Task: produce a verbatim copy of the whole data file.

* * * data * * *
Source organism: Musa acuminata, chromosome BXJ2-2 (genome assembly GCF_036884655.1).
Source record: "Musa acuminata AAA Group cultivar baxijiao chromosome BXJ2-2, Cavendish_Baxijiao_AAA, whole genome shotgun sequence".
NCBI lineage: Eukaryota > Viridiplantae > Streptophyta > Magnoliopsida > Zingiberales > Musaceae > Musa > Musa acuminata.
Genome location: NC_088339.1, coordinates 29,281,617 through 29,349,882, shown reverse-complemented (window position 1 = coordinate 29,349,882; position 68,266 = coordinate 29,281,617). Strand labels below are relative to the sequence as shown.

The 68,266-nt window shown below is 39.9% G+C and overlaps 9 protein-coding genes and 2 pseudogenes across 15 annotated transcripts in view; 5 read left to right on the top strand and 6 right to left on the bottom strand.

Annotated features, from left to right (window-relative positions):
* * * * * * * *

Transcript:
Source organism: Musa acuminata, chromosome BXJ2-2 (genome assembly GCF_036884655.1).
Source record: "Musa acuminata AAA Group cultivar baxijiao chromosome BXJ2-2, Cavendish_Baxijiao_AAA, whole genome shotgun sequence".
NCBI lineage: Eukaryota > Viridiplantae > Streptophyta > Magnoliopsida > Zingiberales > Musaceae > Musa > Musa acuminata.
Genome location: NC_088339.1, coordinates 29,281,617 through 29,349,882, shown reverse-complemented (window position 1 = coordinate 29,349,882; position 68,266 = coordinate 29,281,617). Strand labels below are relative to the sequence as shown.

The 68,266-nt window shown below is 39.9% G+C and overlaps 9 protein-coding genes and 2 pseudogenes across 15 annotated transcripts in view; 5 read left to right on the top strand and 6 right to left on the bottom strand.

Annotated features, from left to right (window-relative positions):